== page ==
This work aimed to evaluate the direct and indirect effect of Bt cotton and no Bt cotton on the predator P. nigrispinus reproduction and development.

2. Materials and Methods

The experiments involving the direct and indirect effect of Bt cotton and no Bt cotton plants on the immature and adult stages of the predator P. nigrispinus were conducted respectively in a greenhouse and in the Laboratory of Entomology of the Embrapa Agropecuária Oeste in Dourados/MS.

Seeds of Bt cotton (cv. Bollgard NuOpal®) that expressed the Cry1Ac protein) and of no Bt cotton (cv. Delta-Opal®) were seeded in a 5 L soil capacity polyethylene pots containing a mixture of soil and compost in the proportion of 1:1. After thinning, only two Bt and no Bt cotton plants were conducted per pot, which were irrigated when necessary.

2.1. Direct Effect of Bt Cotton and No Bt Cotton Plants on the Immature And adult Stage of P. nigrispinus

To evaluate the direct effect of cotton plants on the immature stage of P. nigrispinus, predator second instar nymphs, up to 24 hours old, were individualized in the third or fourth cotton leaf developed from the apex of the plant, since this predator has the life style of sucking parts of these plants to obtain water and minerals. The nymphs were kept inside cylindrical PVC cages, measuring 1.5 cm in height and 4 cm in diameter, with the upper part closed with a voile-like fabric and the other basal end in direct contact with the cotton leaf.

The nymphs in direct contact with cotton leaves were fed every two days with Tenebrio molitor (L.) pupae throughout the predator nymph development period, both in Bt cotton and no Bt cotton plants. The PVC cages were monitored daily to register the presence of exuviae (insect skin exchange), the duration and viability of each nymph stage, as well as the duration and total viability of the immature stage of the predator.

Predator adults from breeding during the nymphal stage with T. molitor pupae and in direct contact with both Bt cotton and no Bt cotton were used to evaluate the direct effect of cotton at this stage. For this, 20 predator couples were formed using insects up to 24 hours old, which were confined in cylindrical PVC cages and fixed in the cotton leaves, like it was done for the predator immature stage. T. molitor pupae were offered every two days as prey to the couples throughout the predator adult stage in direct contact with the cotton plants. Every two days, the clusters were removed, and the eggs were counted and conditioned in Petri plates containing cotton soaked in distilled water for the hatching of the nymphs. The pre-oviposition period, oviposition, total fecundity and longevity of adults (males and females) of the predator were evaluated. It was evaluated the duration (days) and nymphal viability (%), the periods of pre-oviposition (PP) and oviposition (PO), the total fertility (FT), the longevity of males (LM) and females (LF), and the fecundity of P. nigrispinus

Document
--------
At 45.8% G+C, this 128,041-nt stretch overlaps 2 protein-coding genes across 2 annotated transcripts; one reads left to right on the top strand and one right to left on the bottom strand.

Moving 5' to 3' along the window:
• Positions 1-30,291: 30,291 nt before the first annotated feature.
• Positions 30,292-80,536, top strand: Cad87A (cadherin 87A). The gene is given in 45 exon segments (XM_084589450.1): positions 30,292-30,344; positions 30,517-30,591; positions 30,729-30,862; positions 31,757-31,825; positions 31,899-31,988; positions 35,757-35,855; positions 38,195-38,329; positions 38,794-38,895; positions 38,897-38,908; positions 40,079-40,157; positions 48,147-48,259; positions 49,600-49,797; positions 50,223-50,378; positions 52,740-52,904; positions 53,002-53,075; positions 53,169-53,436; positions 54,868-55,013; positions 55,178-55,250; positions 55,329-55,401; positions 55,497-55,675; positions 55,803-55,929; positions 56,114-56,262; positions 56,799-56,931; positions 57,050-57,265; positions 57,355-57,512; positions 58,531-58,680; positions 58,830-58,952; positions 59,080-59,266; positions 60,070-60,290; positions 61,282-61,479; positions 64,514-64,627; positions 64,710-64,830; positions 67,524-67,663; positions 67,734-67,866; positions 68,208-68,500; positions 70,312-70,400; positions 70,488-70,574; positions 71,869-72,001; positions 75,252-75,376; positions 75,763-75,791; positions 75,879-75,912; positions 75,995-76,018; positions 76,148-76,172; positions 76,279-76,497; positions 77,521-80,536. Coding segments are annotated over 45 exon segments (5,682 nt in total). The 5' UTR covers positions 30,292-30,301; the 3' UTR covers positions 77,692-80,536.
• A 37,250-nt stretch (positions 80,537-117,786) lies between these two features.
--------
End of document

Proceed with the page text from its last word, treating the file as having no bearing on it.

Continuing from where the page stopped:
The experiments were conducted in a completely randomized design, with two treatments (Bt cotton and no Bt cotton), with 30 replicates (PVC cage containing a predator nymph) for the immature stage trial and 20 replicates (PVC cage containing a predator couple) for the predator’s adult stage trial.

2.2. Indirect Effect of Bt Cotton and No Bt Cotton Plants on the Immature and Adult Stages of P. nigrispinus

To evaluate the indirect effect of Bt cotton and no Bt cotton plants on the predator immature stage, 30 second-instar P. nigrispinus nymphs of the rearing of this predator in the laboratory, were used, with up to 24 hours old. Nymphs were individualized in Petri plates (9.0 × 1.5 cm) containing on the bottom of the cotton soaked in distilled water. Second-instar S. frugiperda caterpillars, raised on an artificial bean-based diet, were placed in plastic trays containing Bt (Bollgard NuOpal®) cotton or no Bt (Delta Opal®) cotton leaves. The caterpillars remained feeding on the cotton leaves (Bt and conventional) for 48 hours until they were about 2.5 cm in length. After this feeding period, the caterpillars were offered every two days to the P. nigrispinus nymphs that were in the Petri plates, throughout the predator's immature stage. Petri plates were monitored daily to register the presence of exuviae (insect skin exchange), the duration and viability of each nymphal stage, as well as the duration and total viability of the predator immature stage.